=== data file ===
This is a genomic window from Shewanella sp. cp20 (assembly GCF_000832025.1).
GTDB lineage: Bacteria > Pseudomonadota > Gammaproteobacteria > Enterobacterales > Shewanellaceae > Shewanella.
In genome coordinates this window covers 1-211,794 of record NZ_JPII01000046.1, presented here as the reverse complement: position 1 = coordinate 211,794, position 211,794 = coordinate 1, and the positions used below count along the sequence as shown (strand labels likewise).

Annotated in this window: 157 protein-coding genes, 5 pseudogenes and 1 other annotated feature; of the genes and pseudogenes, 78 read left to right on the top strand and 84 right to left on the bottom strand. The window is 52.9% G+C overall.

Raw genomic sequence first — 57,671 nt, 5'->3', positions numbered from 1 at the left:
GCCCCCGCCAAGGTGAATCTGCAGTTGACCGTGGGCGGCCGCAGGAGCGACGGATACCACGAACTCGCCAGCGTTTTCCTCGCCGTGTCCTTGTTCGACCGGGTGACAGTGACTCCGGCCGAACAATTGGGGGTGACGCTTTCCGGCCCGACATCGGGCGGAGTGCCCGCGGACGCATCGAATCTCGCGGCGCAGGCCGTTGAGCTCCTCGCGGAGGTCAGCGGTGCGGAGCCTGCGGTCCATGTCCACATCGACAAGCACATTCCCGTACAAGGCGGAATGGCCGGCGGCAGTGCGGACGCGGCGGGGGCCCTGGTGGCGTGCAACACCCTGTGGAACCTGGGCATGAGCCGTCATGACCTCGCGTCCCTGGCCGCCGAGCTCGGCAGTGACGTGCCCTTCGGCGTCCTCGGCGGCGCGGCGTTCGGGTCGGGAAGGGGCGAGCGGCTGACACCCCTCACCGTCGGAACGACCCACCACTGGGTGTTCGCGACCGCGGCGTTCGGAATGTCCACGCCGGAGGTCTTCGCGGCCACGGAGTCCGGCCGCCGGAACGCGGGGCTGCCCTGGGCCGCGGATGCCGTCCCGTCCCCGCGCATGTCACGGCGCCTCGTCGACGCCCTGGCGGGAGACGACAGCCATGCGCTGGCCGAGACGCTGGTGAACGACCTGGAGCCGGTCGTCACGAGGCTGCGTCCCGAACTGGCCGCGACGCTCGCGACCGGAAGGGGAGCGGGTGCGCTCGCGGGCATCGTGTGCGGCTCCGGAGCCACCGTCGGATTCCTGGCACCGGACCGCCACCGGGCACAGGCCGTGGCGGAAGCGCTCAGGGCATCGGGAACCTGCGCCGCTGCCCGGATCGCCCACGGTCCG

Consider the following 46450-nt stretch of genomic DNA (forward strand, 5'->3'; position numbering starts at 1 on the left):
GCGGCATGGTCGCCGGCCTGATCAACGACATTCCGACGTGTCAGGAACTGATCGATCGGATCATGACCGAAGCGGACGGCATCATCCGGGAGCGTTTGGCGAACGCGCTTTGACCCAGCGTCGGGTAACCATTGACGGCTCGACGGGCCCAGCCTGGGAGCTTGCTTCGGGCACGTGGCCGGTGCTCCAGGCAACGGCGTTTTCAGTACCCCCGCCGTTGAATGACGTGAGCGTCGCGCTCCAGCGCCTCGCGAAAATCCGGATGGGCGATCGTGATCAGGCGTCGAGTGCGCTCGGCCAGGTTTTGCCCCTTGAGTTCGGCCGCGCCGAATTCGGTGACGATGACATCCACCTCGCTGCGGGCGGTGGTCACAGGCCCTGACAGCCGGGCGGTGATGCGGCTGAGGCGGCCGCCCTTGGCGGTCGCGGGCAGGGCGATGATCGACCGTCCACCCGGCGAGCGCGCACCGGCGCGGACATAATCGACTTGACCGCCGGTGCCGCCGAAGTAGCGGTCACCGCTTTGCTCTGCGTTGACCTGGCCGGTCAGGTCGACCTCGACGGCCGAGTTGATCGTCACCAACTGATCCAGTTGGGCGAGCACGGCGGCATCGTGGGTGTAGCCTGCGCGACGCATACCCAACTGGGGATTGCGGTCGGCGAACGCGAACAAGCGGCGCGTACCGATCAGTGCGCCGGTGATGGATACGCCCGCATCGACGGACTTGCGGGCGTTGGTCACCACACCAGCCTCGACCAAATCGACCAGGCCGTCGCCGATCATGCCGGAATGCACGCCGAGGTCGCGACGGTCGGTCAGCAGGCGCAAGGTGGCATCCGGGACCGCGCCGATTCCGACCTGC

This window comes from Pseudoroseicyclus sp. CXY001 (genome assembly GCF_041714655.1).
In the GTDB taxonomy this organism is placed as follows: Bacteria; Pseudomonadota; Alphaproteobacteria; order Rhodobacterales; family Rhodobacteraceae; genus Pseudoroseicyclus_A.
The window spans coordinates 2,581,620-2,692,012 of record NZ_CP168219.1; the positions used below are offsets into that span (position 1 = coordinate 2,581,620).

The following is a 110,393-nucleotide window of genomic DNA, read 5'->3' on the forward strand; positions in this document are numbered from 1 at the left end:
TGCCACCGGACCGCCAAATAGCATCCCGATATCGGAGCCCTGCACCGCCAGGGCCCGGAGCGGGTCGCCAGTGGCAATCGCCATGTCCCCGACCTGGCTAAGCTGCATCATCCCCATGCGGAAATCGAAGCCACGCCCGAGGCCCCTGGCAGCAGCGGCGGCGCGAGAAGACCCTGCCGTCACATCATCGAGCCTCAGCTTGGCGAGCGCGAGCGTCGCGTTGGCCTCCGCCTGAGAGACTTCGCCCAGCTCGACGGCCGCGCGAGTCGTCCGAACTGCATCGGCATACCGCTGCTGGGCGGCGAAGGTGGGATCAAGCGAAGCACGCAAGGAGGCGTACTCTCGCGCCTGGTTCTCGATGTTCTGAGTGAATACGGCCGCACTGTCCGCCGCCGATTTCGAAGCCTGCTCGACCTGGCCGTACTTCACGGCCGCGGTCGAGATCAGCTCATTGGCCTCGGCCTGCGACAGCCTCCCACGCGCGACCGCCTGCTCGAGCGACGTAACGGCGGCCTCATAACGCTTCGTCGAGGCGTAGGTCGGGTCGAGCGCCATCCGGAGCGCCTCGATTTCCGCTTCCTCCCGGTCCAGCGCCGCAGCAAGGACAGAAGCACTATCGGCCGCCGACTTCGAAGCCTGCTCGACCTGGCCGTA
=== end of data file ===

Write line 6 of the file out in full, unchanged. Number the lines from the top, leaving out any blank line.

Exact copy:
GCCCCCGCCAAGGTGAATCTGCAGTTGACCGTGGGCGGCCGCAGGAGCGACGGATACCACGAACTCGCCAGCGTTTTCCTCGCCGTGTCCTTGTTCGACCGGGTGACAGTGACTCCGGCCGAACAATTGGGGGTGACGCTTTCCGGCCCGACATCGGGCGGAGTGCCCGCGGACGCATCGAATCTCGCGGCGCAGGCCGTTGAGCTCCTCGCGGAGGTCAGCGGTGCGGAGCCTGCGGTCCATGTCCACATCGACAAGCACATTCCCGTACAAGGCGGAATGGCCGGCGGCAGTGCGGACGCGGCGGGGGCCCTGGTGGCGTGCAACACCCTGTGGAACCTGGGCATGAGCCGTCATGACCTCGCGTCCCTGGCCGCCGAGCTCGGCAGTGACGTGCCCTTCGGCGTCCTCGGCGGCGCGGCGTTCGGGTCGGGAAGGGGCGAGCGGCTGACACCCCTCACCGTCGGAACGACCCACCACTGGGTGTTCGCGACCGCGGCGTTCGGAATGTCCACGCCGGAGGTCTTCGCGGCCACGGAGTCCGGCCGCCGGAACGCGGGGCTGCCCTGGGCCGCGGATGCCGTCCCGTCCCCGCGCATGTCACGGCGCCTCGTCGACGCCCTGGCGGGAGACGACAGCCATGCGCTGGCCGAGACGCTGGTGAACGACCTGGAGCCGGTCGTCACGAGGCTGCGTCCCGAACTGGCCGCGACGCTCGCGACCGGAAGGGGAGCGGGTGCGCTCGCGGGCATCGTGTGCGGCTCCGGAGCCACCGTCGGATTCCTGGCACCGGACCGCCACCGGGCACAGGCCGTGGCGGAAGCGCTCAGGGCATCGGGAACCTGCGCCGCTGCCCGGATCGCCCACGGTCCG